If white supremacists were looking for a modern-day film that they could study for best practices on how to torment, traumatize, and murder African Americans, then look no further than Hollywood’s latest debacle Detroit. Detroit is a movie that depicts the murder of three Black teenagers, Carl Cooper, 17, Fred Temple, 18, and Auburey Pollard, 19, by white Detroit police officers at the Algiers Motel during the 1967 Detroit Uprising (widely known as Race Riots). They were murdered, but several other Black men and two white women were held hostage and tortured. They attempted to cover it up, but the three white officers, David Senak, Ronald August, and Robert Paille, were charged with the murders and attempted cover up, but, to no one’s surprise (especially for those of us in 2017), they were completely exonerated. It must be noted that they never returned to active duty, but enjoyed their freedom to go home, which was a freedom not afforded to their victims. This story is one that is not widely known by most people, but came to be known as “The Algiers Motel Incident.”
This film, as I have stated elsewhere, is disappointing, to say the very least, and I do not recommend that anyone go and see it, especially African Americans. I already had my doubts going into it, but a group of us decided to experience it together anyhow. To add to the doubts, the director of the movie was Kathryn Bigelow, a white woman. This automatically disqualified her. Because for every, Hidden Figures (which had its problems), there are dozens of other movies telling Black people’s stories through the “white gaze,” which bastardizes it. She is an Oscar winning director, who is most famous for The Hurt Locker and Zero Dark Thirty. While I enjoyed The Hurt Locker, I refused to see Zero Dark Thirty. These were two movies, in my opinion, that capitalized on the time frame in which they were created and were released. The former focusing on the United States’ wars in the Middle East, and the latter dramatizing the raid that killed Osama bin Laden. Bigelow did it again with Detroit, as there is heightened awareness surrounding police brutality and police killings of Black and Brown people in the United States over the past few years.
This heightened awareness was an opportunity that Bigelow and company utterly squandered, and for what? It didn’t add to the social commentary in any transformative way. It did not offer any glimmer of hope. It did not challenge anyone’s thinking. And it tried over and over to justify itself, without any merit to back justification up. It was hollow, empty, a shell that sucked the life out of the audience.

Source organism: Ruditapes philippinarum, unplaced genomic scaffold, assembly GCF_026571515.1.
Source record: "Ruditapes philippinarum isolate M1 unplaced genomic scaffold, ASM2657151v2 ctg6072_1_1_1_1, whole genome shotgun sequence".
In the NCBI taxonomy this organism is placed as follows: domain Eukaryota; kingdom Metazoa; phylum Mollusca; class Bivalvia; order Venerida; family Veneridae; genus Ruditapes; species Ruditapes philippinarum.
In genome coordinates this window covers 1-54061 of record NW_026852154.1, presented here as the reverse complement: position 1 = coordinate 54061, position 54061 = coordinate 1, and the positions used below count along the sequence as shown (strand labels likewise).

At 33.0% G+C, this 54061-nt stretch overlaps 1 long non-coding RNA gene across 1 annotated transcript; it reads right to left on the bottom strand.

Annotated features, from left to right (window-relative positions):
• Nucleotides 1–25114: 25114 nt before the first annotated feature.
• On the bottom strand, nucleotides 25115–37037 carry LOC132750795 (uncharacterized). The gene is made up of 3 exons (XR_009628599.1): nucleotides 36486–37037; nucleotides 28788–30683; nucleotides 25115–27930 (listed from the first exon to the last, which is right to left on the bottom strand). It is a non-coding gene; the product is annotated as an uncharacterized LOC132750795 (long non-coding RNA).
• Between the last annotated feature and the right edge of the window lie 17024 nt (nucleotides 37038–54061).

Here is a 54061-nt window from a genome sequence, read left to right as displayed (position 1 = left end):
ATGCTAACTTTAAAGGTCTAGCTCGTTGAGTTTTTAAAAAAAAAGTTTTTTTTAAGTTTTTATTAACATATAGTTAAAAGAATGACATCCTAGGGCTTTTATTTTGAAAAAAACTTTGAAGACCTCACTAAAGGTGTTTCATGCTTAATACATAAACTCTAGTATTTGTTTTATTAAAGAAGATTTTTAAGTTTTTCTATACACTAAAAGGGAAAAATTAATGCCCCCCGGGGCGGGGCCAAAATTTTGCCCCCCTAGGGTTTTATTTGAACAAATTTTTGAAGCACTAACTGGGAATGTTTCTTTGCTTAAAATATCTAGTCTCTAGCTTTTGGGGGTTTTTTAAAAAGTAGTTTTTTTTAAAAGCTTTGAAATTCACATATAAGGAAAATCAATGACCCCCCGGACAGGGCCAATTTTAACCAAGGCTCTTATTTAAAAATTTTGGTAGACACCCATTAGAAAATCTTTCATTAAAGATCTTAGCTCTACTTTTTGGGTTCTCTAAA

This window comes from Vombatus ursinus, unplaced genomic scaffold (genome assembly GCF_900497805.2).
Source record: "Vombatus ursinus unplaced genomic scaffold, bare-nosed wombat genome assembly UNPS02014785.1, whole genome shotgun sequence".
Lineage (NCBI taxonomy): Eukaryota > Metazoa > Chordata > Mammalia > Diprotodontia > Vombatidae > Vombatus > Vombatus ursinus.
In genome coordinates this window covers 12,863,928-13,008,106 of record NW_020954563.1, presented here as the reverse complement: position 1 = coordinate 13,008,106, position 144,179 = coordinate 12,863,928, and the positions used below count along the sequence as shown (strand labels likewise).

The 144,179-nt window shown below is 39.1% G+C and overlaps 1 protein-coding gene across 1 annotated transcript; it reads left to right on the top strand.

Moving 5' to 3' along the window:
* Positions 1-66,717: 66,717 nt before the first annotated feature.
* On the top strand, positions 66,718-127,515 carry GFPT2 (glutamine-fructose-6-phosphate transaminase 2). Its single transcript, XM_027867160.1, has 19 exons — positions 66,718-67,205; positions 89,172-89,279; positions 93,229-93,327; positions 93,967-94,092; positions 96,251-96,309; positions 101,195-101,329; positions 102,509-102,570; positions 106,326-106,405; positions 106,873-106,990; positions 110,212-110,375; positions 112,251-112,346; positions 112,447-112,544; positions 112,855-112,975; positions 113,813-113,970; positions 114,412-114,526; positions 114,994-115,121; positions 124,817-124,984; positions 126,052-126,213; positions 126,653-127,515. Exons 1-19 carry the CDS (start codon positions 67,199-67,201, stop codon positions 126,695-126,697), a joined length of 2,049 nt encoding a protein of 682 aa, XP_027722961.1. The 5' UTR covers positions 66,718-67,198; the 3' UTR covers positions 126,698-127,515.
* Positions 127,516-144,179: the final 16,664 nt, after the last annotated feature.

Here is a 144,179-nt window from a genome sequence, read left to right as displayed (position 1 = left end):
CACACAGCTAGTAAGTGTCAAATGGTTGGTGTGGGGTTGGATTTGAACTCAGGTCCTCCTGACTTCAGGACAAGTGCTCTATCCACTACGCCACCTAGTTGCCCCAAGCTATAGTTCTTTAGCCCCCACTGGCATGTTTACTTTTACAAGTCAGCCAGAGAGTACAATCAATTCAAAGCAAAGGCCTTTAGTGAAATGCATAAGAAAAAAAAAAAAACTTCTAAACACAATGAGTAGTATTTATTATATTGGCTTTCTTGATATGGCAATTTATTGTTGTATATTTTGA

There was no time to even breath and digest, as the movie began in a problematic manner. It correctly labels the bar, where an afterhours celebration was taking place on July 23, 2017 for soldiers returning home from the Vietnam War, “unlicensed.” But it does so without any context or explanation. The bar was “unlicensed” because African Americans were often denied liquor licenses then. Maybe the audience was supposed to infer this, but it doesn’t work well with the movie set up, as the next scenes are the beginnings of the Uprising (identified as riots) are immediately follow this crack down. As the bar attendees are rounded up like cattle into the police vans headed to jail, the 12th Street residents begin throwing things at the police and shouting. While, I understand the deep anger, these scenes unexplained and without context depict the Black residents as mad that this “illegal” bar and party was stopped, rather than the brutality and overreach that was typical of the Detroit Police Department. The audience is literally dropped in the middle of the chaos and angst and left to pick up the pieces. Things only get worse from that point.
The rest of the movie is literally an experience of re-traumatization for all African Americans. It devolves into two long hours of Black pain, suffering, and misery with no compass/direction towards something more. Hence, the opening line of this review. It proliferated our suffering, once again, to the public. Many people might applaud this film and talk about its timeliness in a positive way, but I will have to unfortunately vehemently disagree with them. I would also have to question whether they are desensitized to Black suffering. A few months ago, I personally made the decision to no longer (at least for a while) watch the videos that showed our mistreatment, abuse, and murder at the hands of police officers, specifically white. I did so for the very reason I believe that people will be okay with this film and its relentless images of Black bodies being slain and tortured.
I don’t know what the intended purpose was behind this film seeing the light of day, but it reinforces the pain of African Americans with hopelessness abound!